(Adds UBP spokeswoman statement)
HONG KONG, April 11 (Reuters) - The Hong Kong Monetary
Authority (HKMA) said on Tuesday it had ordered the local branch
of private bank Coutts & Co Ltd to pay a fine of HK$7 million
($900,800) for breaching anti-money laundering and
HKMA said the move followed a probe that found Coutts had
failed between April 2012 and June 2015 to set up and maintain
procedures for determining if "its customers or the beneficial
owners of its customers were politically exposed persons".
"Politically exposed persons" (PEPs) refers to people with a
prominent public function, whom regulators view as presenting a
higher risk for potential involvement in bribery and corruption
due to their position and the influence they may hold.
The HKMA's probe also found Coutts's Hong Kong branch had
failed to identify PEPs despite relevant information being
publicly available, it said in its order.
Furthermore, the private bank failed to follow up promptly
on "PEP alerts received from a commercially available database"
to which Coutts subscribed, the order said, adding the firm had
taken remedial measures to address the deficiencies identified.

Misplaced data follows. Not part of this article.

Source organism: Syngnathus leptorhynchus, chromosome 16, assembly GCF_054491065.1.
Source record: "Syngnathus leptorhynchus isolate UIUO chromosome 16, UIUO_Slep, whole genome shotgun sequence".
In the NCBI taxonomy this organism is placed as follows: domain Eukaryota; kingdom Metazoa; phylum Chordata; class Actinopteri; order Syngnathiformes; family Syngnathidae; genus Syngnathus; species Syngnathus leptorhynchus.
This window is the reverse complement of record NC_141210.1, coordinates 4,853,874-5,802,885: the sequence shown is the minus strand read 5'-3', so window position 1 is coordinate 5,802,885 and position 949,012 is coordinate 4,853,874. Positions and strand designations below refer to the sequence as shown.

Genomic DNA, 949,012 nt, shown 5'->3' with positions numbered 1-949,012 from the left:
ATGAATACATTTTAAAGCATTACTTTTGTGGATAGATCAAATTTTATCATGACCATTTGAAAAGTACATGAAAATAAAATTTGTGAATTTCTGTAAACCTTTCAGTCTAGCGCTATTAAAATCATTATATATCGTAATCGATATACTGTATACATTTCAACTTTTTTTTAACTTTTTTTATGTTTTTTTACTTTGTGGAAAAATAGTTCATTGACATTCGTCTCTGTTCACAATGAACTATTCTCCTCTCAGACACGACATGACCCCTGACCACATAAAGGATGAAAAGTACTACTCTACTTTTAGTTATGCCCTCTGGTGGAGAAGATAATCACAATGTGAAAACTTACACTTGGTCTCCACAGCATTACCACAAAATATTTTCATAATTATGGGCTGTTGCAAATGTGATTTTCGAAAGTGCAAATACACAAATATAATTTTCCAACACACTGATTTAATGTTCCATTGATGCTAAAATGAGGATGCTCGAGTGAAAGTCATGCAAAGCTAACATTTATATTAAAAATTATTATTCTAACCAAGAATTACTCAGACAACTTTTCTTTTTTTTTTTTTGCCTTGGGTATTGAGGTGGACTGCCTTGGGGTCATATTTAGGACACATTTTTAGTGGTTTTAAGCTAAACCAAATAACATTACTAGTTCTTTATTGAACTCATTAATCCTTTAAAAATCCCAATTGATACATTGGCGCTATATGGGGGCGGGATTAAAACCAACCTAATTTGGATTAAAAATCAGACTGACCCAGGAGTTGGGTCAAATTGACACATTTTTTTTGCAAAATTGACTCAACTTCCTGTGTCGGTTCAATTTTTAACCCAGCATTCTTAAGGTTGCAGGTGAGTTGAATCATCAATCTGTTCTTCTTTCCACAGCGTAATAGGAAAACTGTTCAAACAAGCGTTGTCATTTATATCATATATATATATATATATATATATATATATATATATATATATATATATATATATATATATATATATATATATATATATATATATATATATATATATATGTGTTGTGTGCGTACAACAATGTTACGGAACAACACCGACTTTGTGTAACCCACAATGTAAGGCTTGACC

Hong Kong authorities are under pressure from international
bodies to clamp down on illegal money flows following a number
of high profile cases that involved local firms, including a
corruption scandal that engulfed soccer body FIFA in 2015.
The Panama Papers leak also drew attention to how wealthy
individuals use offshore companies, many of them structured by
intermediaries based in Hong Kong, to conceal assets.
The global anti-money laundering body, the Financial Action
Task Force (FATF), is due to inspect Hong Kong's anti-money
laundering and counter-terrorist financing rules next year.
Royal Bank of Scotland sold the majority of Coutts'
international assets to Union Bancaire Privee (UBP) in March
2015 after splitting the bank, best known as banker to Britain's
Queen Elizabeth II, into a British and a Swiss-based arm.
"UBP acquired a portion of Coutts International's client
base, but not the legal entity itself - it was an asset only
deal. As such, UBP has not inherited any of Coutts' legal
liabilities," a spokeswoman for Coutts said in a statement.
In February, Coutts was ordered to pay 6.5 million Swiss
francs ($6.6 million) by Swiss watchdog FINMA for breaching
money laundering regulations in its relationships with
scandal-tainted Malaysian sovereign wealth fund 1MDB.
Singapore's central bank in December imposed a penalty of
2.4 million Singapore dollars ($1.7 million) on Coutts due to
money laundering breaches also related to 1MDB.
($1 = 7.7708 Hong Kong dollars)
(Reporting by Sumeet Chatterjee and Michelle Price; Editing by
Mark Potter and Louise Heavens)